My TNR organization requires that you keep the fixed kitties in your house (in the trap) until the next morning after you pick them up. They come home in the afternoon one day and so you are only expected to keep them indoors for 18 hours or so. Could you lock up your tame cat and close as many doors as possible between the bathroom and the outside world and just open up and let her find her way out on her own? I guess if you have a huge house this would be a bad idea, but if you have a smallish house or apt, I would think she might follow her nose to her kitten.
posted by jvilter at 11:18 PM on July 1, 2012

Response by poster: What about the kitten?

He's still outside -- he's able to eat on his own and he's coming up from under the deck for meals. I'd planned to lure him in, but he's extra skittish without mom, so I haven't been able to get close enough to lure/grab. On my way home tonight, I'm getting another humane trap for him.

Does Mama Cat have dissolving surtures, or do they need to be removed in a week?

Dissolving, thankfully.
posted by *s at 4:31 AM on July 2, 2012 [2 favorites]

Best answer: This exact thing happened to me, except my feral cat managed to pull a cast iron heating register off the wall and escape in to the duct work, peeing as she went. It took 2 days of feeling like I was living the movie Aliens but eventually I caught her with a humane trap baited with sardines. Buy taste bait, set the trap and wait. She'll go in. No way I would try to catch her by hand, when feral cats get scared they are incredibly sharp and infectious balls of destruction.
posted by ChrisHartley at 4:43 AM on July 2, 2012 [12 favorites]

If you're looking at getting a pair of leather gloves, then I suggest some welding gloves. They are much longer than normal gardening gloves and could be used as oven gloves after things settle down again.
posted by ben30 at 5:29 AM on July 2, 2012

Best answer: In my time as a vet nurse I've had to deal with a few escaped feral cats. What we usually do is put a top-loading wire carrier (like this but without a blanket at the bottom) over them, then slide a thin piece of metal (or just something thin and sturdy) underneath and then flip the cage - fast. Any hesitation on our part almost always means the cat will escape.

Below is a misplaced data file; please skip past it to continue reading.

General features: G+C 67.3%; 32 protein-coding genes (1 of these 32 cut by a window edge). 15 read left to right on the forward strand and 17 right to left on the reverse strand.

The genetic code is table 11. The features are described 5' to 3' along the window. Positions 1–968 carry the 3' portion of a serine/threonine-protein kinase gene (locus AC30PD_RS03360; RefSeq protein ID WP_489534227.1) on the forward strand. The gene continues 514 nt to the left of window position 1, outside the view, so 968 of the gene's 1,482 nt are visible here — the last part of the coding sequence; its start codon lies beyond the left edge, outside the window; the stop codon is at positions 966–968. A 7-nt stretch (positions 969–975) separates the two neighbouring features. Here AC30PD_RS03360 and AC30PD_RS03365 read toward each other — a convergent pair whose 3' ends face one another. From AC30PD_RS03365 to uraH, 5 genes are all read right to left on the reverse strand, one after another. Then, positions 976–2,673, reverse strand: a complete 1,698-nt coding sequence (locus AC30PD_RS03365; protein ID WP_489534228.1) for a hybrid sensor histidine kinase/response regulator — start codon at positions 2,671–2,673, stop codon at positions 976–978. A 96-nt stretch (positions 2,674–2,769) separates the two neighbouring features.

I recommend you do not try to handle this cat yourself, even with gloves. Gloves reduce your grip a lot and the odds you will be badly bitten or scratched anyway are high.
Your best bet, as others have suggested, is try and retrap her by putting some towels over the trap and placing some tasty food in the back. Then turn off all the lights and stay out of the room for a few hours. Call the humane society after work.
posted by wigsnatcher at 6:04 AM on July 2, 2012 [1 favorite]

Best answer: You are a mench.

My heart goes out to the poor scared kitty, but really, you did the right thing.

I'm thinking that if you catch the kitten and put him in with her that they'll both calm down.

You may need to redecorate your bathroom after that, but both cats will feel better.
posted by Ruthless Bunny at 6:31 AM on July 2, 2012 [2 favorites]

Best answer: Would one of those Feliway diffuser thingies help soothe her somewhat in the interim?
posted by elizardbits at 6:34 AM on July 2, 2012 [1 favorite]

Oh, feral cats.

Nthing this needs to be a hands-free operation, with or without gloves.
posted by OsoMeaty at 3:31 PM on July 2, 2012

Response by poster: Ok, good news update (pictures forthcoming as soon as I get home tonight)! Mama cat did indeed allow herself to be retrapped, fortunately. Kitten, who I've named Eisenhower, was trapped in under 5 minutes last night and is now at my vet. Assuming Eisenhower does not have a life-threatening disease and gets along with current personnel, I'll keep him. Thanks for the helpful advice and kind me-mails!
posted by *s at 6:29 AM on July 3, 2012 [2 favorites]

Response by poster: Mama cat, Eisenhower, current personnel
posted by *s at 4:40 PM on July 3, 2012 [2 favorites]

Yay!! I wish you luck with the little guy, and thank you for being so good to the mother cat.
posted by Pallas Athena at 10:49 PM on July 3, 2012